And then… Well, nothing. There was no choir of angels, no sudden offers of employment just… a return to work. Like the end of “The Alpha Trip,” I expected something the writer and world had no intention or ability to provide. It seems that if I want there to be another chapter of interest to my future chroniclers, I might have to go and be a little proactive. I mean, Graham Billing went on to write well-considered novels (allegedly; I’ve not read them), so…

Matthew Dentith is currently looked for either interesting work or a post-doc. His thesis can be read here.


Final Draft

It has been just over four and a half years since I first started working on this thesis (my second attempt at a PhD); a long time personally but not so long geologically. Late this afternoon, whilst thinking of vegan fish and chips, I sent to my supervisors the first full draft of the thesis.

Eight chapters. In order. Plus an appendix.

It was a weirdly momentous occasion. Jon and Justine have both read all of the thesis, but never in order and never as one document.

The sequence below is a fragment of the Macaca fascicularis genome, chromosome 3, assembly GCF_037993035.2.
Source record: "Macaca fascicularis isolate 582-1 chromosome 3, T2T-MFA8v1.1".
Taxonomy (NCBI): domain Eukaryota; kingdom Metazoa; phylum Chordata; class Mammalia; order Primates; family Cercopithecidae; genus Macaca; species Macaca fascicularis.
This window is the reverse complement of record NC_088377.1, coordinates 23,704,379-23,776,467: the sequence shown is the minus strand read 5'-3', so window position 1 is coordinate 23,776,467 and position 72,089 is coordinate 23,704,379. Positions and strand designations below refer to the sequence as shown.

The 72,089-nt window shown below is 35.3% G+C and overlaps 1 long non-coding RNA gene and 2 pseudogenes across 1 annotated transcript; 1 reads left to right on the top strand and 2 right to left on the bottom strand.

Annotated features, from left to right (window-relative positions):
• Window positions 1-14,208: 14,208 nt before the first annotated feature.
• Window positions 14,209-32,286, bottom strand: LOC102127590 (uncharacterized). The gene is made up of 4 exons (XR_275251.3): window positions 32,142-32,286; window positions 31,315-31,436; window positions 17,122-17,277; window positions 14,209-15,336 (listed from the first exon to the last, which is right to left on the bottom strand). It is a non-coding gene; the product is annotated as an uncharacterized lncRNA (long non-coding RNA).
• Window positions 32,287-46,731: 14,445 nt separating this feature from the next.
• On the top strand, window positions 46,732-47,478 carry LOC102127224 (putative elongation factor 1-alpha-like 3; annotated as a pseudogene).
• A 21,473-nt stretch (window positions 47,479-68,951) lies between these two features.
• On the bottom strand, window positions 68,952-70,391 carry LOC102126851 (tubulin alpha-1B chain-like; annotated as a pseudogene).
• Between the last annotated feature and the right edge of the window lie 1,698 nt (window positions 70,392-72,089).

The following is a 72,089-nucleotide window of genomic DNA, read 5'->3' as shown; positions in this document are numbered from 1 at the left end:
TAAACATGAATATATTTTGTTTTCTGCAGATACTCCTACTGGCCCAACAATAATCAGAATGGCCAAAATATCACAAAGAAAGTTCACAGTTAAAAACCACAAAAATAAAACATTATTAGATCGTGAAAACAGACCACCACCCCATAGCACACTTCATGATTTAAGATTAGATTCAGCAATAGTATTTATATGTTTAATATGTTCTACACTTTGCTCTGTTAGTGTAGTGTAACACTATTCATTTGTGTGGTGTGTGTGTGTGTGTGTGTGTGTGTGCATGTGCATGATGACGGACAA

At the beginning of this year, when we decided on a September submission date for the finished work, I had six chapters in various states of completion. The final chapter, my analysis of what I call the “inference to the existence of a conspiracy,” was the most polished piece of work. Understandable, really; it was the last thing I had written and most of the lessons I had learnt were applied skillfully to it. The earlier chapters, though, looked terrible. I had an introduction chapter which did not seem to be much chop and then followed a literature review which was bloated and looked to have been written by a teenager. The third chapter, on conspiracy theories as explanations, focussed on issues that I had, by now, decided really weren’t worth bothering with, whilst the fifth chapter, on the transmission of conspiracy theories and the act of rumouring… Well, actually, I liked that one. It’s going to be in a book, don’t you know.